Monday, December 16, 2013

How to build a kid-friendly gingerbread house

When I was a kid, I remember making gingerbread houses with my mom. Unfortunately what I remember the most clearly is our gingerbread houses collapsing. It seems like our roofs were always caving in! Maybe we made ten sturdy gingerbread houses and only one that collapsed, but all that withstood the test of time in my brain is the one that collapsed. Sorry, Mom!

Because of that, building a gingerbread house has always seemed a little daunting to me, but I've used the same process a few years in a row now and not a single house has collapsed (not even in the humidity of Puerto Vallarta, Mexico, where we built a few of these houses back in 2011).

My favorite recipe and template comes from Simply Recipes. I've added some ground pepper to the recipe to give the dough a bit more spice (we always make cookies out of the leftover dough) but other than that, I follow her recipe exactly.

Our Simply Recipes template cut out and ready to use.

Here are a few notes on what has worked for us:
  1. I double the recipe. One recipe will make two houses, but you have to use every single scrap and re-roll it a few times to get all of the pieces cut. Instead, I make a double batch and then use the scraps to make cookies. Unlike pie dough or a more delicate cookie dough, this dough doesn't get tough and inedible with multiple rollings.
  2. I use parchment paper under the house pieces while I cut and bake them, as Elise at Simply Recipes suggests. It's amazing how much more square a gingerbread house can be when the raw dough pieces don't shift and stretch as you move them from the cutting board to the baking sheet! When we cut the pieces, we do it on a cutting board and push down hard so that the knife can go through the parchment paper. Then we slide the parchment-backed walls and roof pieces right onto the baking sheets.
  3. Since the walls and roof pieces always get a little out of shape and rounded while baking, after they finish baking and while they're still hot, I lay the template on top of them and use a serrated knife to trim the edges. This gives me uniform, square pieces to work with. Then I let them cool, preferably overnight, before building the houses.
  4. For icing bags, I've had just as much success in the past using a ziplock bag filled with icing and a tiny bit of the corner cut off as I have with real icing bags. The ziplock bags are actually a little easier since my kids can't seem to keep from squeezing icing out of the top of a real icing bag. (If we're using real icing bags, I fold the tops over and secure them with a rubber band to keep them closed.)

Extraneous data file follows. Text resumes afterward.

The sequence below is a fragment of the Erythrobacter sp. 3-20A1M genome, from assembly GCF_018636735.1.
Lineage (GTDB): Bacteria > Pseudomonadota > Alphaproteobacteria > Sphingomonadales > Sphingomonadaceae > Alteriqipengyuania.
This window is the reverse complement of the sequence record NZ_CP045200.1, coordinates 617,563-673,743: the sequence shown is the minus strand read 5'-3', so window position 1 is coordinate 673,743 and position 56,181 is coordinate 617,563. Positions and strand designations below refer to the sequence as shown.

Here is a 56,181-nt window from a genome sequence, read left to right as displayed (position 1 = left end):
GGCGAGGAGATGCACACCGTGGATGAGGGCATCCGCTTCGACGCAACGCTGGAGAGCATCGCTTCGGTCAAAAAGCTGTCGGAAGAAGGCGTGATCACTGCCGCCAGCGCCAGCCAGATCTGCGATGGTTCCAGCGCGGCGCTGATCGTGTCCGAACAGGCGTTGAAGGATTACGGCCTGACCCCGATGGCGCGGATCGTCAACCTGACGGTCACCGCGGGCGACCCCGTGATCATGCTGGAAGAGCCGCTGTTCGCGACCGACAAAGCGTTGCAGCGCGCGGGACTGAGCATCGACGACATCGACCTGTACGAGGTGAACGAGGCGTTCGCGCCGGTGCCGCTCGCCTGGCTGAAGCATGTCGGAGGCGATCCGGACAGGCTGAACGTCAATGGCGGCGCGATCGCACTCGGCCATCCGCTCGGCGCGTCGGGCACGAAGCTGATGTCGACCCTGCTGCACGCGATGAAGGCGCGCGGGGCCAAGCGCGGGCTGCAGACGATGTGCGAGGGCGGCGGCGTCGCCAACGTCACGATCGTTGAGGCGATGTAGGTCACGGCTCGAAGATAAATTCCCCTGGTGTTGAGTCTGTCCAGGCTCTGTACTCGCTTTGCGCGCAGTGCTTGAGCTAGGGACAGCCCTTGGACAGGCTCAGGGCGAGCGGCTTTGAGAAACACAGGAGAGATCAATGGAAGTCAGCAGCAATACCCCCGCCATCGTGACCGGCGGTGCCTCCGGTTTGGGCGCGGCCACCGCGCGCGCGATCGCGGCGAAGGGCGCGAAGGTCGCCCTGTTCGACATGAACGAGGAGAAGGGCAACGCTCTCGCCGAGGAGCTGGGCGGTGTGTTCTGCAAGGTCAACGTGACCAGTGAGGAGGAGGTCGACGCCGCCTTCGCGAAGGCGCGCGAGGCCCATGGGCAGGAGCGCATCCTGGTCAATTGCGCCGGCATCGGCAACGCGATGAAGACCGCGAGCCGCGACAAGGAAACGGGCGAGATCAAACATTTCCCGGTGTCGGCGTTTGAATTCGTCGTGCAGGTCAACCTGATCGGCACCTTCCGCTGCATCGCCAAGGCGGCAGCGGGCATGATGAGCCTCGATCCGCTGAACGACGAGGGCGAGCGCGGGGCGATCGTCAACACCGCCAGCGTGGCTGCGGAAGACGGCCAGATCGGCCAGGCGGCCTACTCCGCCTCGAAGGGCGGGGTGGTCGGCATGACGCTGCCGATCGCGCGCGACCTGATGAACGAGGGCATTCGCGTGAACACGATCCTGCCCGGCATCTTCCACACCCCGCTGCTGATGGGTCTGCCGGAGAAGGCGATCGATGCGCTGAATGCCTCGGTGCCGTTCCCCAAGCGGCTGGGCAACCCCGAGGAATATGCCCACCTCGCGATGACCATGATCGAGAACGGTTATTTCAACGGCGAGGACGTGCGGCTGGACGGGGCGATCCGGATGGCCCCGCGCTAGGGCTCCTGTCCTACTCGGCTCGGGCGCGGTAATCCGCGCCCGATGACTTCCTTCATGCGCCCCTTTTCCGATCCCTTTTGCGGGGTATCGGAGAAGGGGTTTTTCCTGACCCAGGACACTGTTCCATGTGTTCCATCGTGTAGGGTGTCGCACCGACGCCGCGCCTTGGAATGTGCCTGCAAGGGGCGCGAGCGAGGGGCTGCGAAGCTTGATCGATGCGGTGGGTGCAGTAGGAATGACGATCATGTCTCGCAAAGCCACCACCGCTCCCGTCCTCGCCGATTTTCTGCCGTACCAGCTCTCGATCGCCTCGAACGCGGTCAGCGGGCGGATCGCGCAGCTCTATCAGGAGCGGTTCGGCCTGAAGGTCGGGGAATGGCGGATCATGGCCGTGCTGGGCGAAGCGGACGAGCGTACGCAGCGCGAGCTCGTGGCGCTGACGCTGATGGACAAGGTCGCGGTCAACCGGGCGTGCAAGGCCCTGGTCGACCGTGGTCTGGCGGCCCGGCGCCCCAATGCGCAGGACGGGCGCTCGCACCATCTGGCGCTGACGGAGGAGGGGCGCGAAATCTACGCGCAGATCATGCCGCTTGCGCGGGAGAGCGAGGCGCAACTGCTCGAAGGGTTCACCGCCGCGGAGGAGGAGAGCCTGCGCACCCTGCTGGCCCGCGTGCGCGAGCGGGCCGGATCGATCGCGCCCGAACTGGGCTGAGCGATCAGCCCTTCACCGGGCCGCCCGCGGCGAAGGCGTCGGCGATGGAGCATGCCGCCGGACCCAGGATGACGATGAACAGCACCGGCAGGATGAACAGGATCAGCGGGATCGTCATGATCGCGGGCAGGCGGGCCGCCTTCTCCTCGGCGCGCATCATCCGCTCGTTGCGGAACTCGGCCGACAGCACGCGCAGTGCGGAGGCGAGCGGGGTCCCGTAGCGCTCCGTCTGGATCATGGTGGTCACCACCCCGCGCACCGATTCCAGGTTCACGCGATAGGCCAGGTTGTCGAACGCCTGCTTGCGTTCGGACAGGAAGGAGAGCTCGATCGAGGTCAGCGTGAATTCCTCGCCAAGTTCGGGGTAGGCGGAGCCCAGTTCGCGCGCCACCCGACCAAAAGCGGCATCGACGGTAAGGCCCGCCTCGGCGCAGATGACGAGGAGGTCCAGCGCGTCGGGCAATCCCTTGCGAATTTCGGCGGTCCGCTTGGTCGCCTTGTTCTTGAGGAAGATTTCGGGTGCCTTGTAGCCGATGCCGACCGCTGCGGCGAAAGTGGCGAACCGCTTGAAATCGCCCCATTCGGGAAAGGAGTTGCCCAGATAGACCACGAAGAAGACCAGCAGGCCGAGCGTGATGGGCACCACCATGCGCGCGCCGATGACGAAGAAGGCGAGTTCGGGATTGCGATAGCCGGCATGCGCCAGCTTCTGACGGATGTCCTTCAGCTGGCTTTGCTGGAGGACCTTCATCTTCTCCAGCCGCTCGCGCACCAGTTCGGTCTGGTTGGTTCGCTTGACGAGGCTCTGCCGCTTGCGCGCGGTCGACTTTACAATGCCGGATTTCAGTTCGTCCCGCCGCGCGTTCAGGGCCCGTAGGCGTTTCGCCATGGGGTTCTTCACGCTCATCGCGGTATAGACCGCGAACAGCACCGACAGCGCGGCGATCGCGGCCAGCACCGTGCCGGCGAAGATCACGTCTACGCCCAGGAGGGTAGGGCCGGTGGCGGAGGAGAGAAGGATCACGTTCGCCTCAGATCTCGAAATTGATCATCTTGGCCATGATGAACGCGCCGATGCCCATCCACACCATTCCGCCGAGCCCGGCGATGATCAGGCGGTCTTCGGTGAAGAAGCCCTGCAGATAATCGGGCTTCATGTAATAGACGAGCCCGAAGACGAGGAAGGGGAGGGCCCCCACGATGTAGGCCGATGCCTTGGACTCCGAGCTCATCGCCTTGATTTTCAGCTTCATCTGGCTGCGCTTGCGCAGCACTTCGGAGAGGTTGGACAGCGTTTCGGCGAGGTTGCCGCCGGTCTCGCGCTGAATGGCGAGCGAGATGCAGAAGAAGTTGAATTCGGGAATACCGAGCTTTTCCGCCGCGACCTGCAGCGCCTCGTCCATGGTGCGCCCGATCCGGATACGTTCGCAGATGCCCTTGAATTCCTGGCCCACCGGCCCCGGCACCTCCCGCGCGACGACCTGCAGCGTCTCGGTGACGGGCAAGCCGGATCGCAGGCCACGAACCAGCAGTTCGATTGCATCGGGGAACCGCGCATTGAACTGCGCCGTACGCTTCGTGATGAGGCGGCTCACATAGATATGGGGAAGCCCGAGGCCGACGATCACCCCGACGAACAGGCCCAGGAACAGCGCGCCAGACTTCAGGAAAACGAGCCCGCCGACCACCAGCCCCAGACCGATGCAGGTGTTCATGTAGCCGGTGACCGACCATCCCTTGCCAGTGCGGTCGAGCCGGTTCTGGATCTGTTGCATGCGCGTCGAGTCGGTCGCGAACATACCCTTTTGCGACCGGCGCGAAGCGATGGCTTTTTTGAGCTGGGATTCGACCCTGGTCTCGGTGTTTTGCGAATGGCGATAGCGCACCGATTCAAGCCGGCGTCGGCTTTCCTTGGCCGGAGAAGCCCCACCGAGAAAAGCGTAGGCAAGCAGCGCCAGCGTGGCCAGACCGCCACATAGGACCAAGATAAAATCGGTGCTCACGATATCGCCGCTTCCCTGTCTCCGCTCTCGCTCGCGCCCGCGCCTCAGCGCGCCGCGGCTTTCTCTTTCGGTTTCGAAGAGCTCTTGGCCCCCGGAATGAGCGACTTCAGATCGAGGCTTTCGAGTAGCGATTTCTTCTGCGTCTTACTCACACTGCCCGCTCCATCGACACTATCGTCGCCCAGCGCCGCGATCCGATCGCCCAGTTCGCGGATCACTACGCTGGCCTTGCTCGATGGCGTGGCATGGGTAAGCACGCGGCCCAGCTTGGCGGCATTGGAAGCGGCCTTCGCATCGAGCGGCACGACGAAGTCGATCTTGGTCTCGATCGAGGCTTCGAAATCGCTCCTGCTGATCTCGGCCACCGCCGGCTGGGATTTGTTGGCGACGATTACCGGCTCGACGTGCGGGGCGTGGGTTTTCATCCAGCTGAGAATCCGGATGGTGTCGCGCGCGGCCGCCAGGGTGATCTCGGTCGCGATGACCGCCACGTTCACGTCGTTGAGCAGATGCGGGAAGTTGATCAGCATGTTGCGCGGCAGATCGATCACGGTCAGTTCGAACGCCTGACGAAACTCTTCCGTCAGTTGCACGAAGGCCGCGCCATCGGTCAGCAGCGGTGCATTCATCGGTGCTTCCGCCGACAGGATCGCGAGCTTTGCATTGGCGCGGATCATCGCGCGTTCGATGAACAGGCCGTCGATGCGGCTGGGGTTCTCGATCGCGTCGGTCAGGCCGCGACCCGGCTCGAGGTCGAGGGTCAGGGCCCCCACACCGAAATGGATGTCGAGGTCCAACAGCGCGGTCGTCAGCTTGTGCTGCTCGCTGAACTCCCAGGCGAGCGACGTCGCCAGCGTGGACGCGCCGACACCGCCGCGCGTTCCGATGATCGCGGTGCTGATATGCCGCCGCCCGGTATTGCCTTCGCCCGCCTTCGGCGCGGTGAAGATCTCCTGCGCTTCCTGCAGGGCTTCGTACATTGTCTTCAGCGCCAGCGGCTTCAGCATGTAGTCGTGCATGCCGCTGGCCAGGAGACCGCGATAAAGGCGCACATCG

5. My kids like landscaping around their houses as much as they enjoy decorating the houses themselves, so I make sure to cut out cardboard pieces big enough to for a yard, then we wrap the cardboard in aluminum foil before gluing the walls to the foil as we build the houses. 
  6. As we put together the houses this year, I used a rubber band around the four walls to keep them together while the royal icing dried. I've used the melted sugar technique before, but prefer royal icing. Melted sugar is a bit too scary for me and my blood pressure rises as I stress out about whether or not I can put the pieces together before the sugar hardens. It does work, it's just not my favorite way to put together a house.
  7. Once the houses have their four walls up, I give them at least half an hour to set before putting on the roof. Finding a small jar or something similar to prop up the roof as it dries helps keep it in place.
  8. For the chimney, in the past I edge-glue all four pieces together, leaving a hollow center like a real chimney. This was never quick or easy. This year I figured out that I could sandwich together the two angled pieces and then glue the short and long pieces right along the edge of that sandwich. There's no need for the chimney to be hollow, and all of the seams end up covered in decorations anyway.
  9. For decorations, in the past we've used both leftover Halloween candy (stashed away just for the houses) and candy bought just for the houses. I also let my kids raid the pantry. They love to use nuts, dried beans, cereal, grains, lentils, and pretzels to decorate their houses.
  10. Lastly, gingerbread houses are time consuming and so I make the dough, bake, and build them over the course of a few days. I try to do most of the baking and cutting either by myself or with just one kid at a time. Once the decorating starts, they don't need my help anymore. They're pretty good at wrangling the icing bags without me. But if they tried to build the houses without me, it would be a disaster. I'm happy to do that for them – slowly and without them trying to rush the process.
Red lentils for the pathway.

Diagonal pretzels for siding.

Almond and marshmallow walkway, with a little pond out of blue sprinkles.

Almond chimney and Chex shingles.

Dried cannellini beans for stonework.

The gingerbread girl chilling outside her house!

1 comment:

  1. Your story sounds so similar to mine. As we've been making our gingerbread houses for almost 20 years (I can't believe I waited a few years to buy a mixer), my husband finally started to trim the pieces with a saw to get the same clean edges you talk about. Too funny


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